Fall camp begins for the Huskies on Aug. 4, and as we countdown to the start of Chris Petersen’s first season at Washington, we’ll preview each position on Monday, Wednesday and Friday leading up to the start of camp.
TODAY: Wide receivers
WHO’S GONE: Kevin Smith, Damore’ea Stringfellow, Antavius Sims. Smith became UW’s most dependable receiver in 2013 and one of the most respected voices in the locker room. He led the team with 765 receiving yards, with 50 catches and four touchdowns. He’s currently on the Seahawks’ roster. UW announced in May that Stringfellow, who pleaded guilty to assault and malicious mischief a month earlier, would transfer. Stringfellow had started UW’s final three games as a true freshman last season. (After initially committing to Nebraska, Stringfellow has landed at Ole Miss, though he’s not yet listed on the Rebels’ official roster.)
— Kasen Williams, sr., 6-2, 212; 2013 stats: 29 receptions, 421 yards, 1 TD, 14.5 yards per catch. … If not for his season-ending broken leg in October, Williams would surely have been tempted to join Bishop Sankey and Austin Seferian-Jenkins as another early entrant in the NFL draft. As it is, Williams is working his way back from the devastating injury he suffered while leaping for high pass against Cal. He missed all of spring ball, but has said he should be full-go by the time the Huskies open fall camp. His return to top form would help mitigate the loss of Stringfellow. Williams’ 142 career receptions are fifth all-time at UW; he needs 38 catches to match Jermaine Kearse for second place. (Reggie Williams holds the school record with 243 receptions for 3,598 yards.)
— Jaydon Mickens, jr., 5-11, 171; 2013 stats: 65 receptions, 688 yards, 5 TD, 10.6 yards per catch. … The leader of the self-proclaimed “Legion of Zoom” had a breakout season in 2013. Mickens loves to talk, and loves to have fun, and he was usually able to back that up last year. It’s fair to expect even more — chatter and production — this season.
— John Ross, so., 5-11, 180; 2013 stats: 16 receptions, 208 yards, 1 TD, 13.0 yards per catch; 31 kickoff returns, 720 yards, 1 TD, 23.2 yards per kick return; 4 punt returns, 21 yards, 5.2 yards per punt return. … Like most true freshman, Ross was slow out of the gate last season, but slow isn’t part of this guy’s vocabulary. His 100-plus-yard kickoff return was the highlight of the Fight Hunger Bowl, and in May he ran a hand-timed 4.29-second 40-yard dash during the “Husky Combine.” Ross will be in line to start — and to shine — this year.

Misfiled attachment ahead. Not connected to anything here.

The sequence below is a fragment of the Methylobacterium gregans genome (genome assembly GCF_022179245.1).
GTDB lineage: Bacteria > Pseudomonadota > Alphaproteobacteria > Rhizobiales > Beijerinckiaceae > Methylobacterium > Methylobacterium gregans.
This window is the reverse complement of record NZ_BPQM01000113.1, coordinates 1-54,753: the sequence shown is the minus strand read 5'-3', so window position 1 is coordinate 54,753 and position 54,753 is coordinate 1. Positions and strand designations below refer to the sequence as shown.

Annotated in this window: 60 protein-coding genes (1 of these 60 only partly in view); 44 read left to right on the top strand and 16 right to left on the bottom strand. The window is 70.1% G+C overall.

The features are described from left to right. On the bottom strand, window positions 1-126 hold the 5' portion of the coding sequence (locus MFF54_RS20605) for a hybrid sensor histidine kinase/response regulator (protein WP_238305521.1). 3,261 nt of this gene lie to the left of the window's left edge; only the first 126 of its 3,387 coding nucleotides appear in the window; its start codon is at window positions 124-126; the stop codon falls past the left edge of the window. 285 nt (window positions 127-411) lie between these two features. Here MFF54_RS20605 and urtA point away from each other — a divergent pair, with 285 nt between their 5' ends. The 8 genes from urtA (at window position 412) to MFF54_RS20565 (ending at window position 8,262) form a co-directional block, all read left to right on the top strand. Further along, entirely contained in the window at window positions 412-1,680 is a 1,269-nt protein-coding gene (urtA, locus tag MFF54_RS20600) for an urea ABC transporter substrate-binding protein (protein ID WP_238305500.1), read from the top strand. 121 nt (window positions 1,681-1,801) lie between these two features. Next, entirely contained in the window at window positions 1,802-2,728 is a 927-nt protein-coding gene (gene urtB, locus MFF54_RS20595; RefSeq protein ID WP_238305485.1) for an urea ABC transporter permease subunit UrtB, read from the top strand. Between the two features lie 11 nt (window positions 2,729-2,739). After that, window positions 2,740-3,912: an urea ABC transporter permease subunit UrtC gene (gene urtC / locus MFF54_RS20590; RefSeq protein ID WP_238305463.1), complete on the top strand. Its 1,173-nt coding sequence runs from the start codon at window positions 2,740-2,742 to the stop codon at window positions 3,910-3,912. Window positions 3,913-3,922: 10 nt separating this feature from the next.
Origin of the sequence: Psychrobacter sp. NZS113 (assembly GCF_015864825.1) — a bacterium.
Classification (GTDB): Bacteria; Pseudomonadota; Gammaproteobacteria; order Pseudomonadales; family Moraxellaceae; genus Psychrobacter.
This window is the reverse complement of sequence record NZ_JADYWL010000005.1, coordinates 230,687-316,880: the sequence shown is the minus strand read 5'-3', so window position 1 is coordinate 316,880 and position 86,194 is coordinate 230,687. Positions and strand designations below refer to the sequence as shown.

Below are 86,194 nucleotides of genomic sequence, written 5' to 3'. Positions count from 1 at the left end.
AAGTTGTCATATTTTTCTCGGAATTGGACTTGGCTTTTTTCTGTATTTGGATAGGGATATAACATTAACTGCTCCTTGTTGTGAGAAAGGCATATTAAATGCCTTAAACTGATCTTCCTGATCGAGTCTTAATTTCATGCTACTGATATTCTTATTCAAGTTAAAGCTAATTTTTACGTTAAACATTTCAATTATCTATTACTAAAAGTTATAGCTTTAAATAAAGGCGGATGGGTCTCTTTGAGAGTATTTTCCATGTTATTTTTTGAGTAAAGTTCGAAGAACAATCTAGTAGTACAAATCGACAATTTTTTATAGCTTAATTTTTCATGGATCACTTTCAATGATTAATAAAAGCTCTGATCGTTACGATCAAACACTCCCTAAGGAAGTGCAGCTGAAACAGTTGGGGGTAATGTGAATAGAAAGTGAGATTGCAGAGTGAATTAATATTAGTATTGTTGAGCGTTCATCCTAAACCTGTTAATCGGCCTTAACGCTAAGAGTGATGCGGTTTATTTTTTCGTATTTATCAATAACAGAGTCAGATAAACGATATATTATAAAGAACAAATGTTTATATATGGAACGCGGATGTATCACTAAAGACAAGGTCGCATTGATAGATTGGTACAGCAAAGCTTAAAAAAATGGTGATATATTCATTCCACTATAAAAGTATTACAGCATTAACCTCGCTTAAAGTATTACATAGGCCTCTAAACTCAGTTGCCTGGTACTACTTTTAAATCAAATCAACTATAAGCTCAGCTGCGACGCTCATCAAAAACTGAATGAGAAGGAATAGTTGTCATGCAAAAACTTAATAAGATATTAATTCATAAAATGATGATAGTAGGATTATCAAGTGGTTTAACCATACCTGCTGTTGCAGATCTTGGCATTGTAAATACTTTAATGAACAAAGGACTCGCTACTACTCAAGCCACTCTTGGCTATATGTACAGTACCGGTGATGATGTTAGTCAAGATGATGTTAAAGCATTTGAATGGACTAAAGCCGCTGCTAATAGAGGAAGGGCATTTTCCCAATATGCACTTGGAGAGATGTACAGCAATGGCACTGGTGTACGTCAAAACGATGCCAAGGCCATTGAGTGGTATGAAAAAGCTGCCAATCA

— DiAndre Campbell, sr., 6-2, 199; 2013 stats: 3 receptions, 34 yards, 11.3 yards per catch. … It’s probably unrealistic to expect that Campbell, who has battled some nagging injuries in his career, could replicate the success Kevin Smith had in a similar situation last year, but he should have every opportunity to do so.
— Marvin Hall, jr., 5-10, 182; 2013 stats: 8 receptions, 140 yards, 17.5 yards per catch; 5 punt returns, 47 yards, 9.4 yards per punt. … Hall’s highlight of the season was a 50-yard reception at UCLA, showing off his ability as a speedy deep threat. Now a junior, he figures to be consistently in the rotation this year.
— Kendyl Taylor, rs-so., 5-10, 203; Redshirted in 2013. 2012 stats: 35 carries, 209 yards, 6.0 yards per carry; 14 receptions, 110 yards, 1 TD, 7.9 yards per catch. … Taylor is a wild card after redshirting last season (his second year with the program) and spending some time as a scout-team defensive back. He’s a full-time receiver now, and as his spectacular “Husky Combine” showed, he has the physical tools to be a key contributor.
— Taelon Parson, so., 6-1, 188; 2013 stats: Walk-on made his debut for UW in victory over Idaho State. … Missed all of spring ball while injured.
— Neel Salukhe, so., 5-11, 162; 2013 stats: Walk-on made his debut for UW in victory over Idaho State.
— Dante Pettis, fr., 6-1, 175, San Juan Capistrano, Calif. (Junipero Serra). Highlight video.
— Brayden Lenius, fr., 6-5, 220, North Vancouver, B.C. (Chaminade). Highlight video.
OUTLOOK: Depth will be a concern here, especially early on as Williams works his way back into playing shape. The loss of Stringfellow is significant — he would have likely started this season — but it’s not a crippling one. The starting unit is still solid, and the return of Campbell gives the group another mature, experienced voice. Mickens, after a breakthrough sophomore season, should take another leap forward, and Ross has star written all over him. Hall showed glimpses of his potential late last season, and Taylor capped a nice spring with an impressive “Husky Combine.” They’ll be expect to produce early and often. One of the true freshmen might have to play early, too.